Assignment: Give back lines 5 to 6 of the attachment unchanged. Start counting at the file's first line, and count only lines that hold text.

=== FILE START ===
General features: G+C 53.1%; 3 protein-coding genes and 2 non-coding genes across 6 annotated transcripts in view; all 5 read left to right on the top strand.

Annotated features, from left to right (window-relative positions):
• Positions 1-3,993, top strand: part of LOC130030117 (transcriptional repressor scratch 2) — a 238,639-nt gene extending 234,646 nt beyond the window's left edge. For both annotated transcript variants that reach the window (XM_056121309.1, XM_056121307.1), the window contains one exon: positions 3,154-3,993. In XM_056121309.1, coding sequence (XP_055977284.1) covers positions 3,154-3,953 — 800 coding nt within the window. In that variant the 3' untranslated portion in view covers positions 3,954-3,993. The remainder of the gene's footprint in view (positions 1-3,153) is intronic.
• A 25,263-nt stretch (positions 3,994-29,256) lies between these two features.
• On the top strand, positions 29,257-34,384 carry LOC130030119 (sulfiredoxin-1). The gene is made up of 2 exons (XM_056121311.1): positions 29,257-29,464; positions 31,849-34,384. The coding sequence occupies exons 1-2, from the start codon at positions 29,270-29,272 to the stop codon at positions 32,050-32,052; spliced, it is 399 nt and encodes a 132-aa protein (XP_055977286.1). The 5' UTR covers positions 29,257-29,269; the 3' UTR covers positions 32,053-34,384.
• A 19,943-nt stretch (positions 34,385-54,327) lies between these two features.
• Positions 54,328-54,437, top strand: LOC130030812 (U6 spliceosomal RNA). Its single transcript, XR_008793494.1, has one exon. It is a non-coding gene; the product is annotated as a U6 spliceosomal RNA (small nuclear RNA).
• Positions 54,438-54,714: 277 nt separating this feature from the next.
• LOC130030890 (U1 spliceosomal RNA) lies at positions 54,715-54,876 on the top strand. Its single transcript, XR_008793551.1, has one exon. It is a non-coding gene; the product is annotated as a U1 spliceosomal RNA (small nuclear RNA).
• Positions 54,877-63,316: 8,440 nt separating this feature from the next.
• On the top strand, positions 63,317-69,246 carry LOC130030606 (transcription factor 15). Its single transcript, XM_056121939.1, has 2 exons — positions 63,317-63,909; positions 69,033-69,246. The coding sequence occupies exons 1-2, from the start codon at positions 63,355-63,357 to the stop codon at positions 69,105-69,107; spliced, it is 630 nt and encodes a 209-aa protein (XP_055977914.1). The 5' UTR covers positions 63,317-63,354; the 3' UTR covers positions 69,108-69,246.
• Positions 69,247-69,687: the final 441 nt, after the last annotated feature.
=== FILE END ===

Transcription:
• On the top strand, positions 29,257-34,384 carry LOC130030119 (sulfiredoxin-1). The gene is made up of 2 exons (XM_056121311.1): positions 29,257-29,464; positions 31,849-34,384. The coding sequence occupies exons 1-2, from the start codon at positions 29,270-29,272 to the stop codon at positions 32,050-32,052; spliced, it is 399 nt and encodes a 132-aa protein (XP_055977286.1). The 5' UTR covers positions 29,257-29,269; the 3' UTR covers positions 32,053-34,384.
• A 19,943-nt stretch (positions 34,385-54,327) lies between these two features.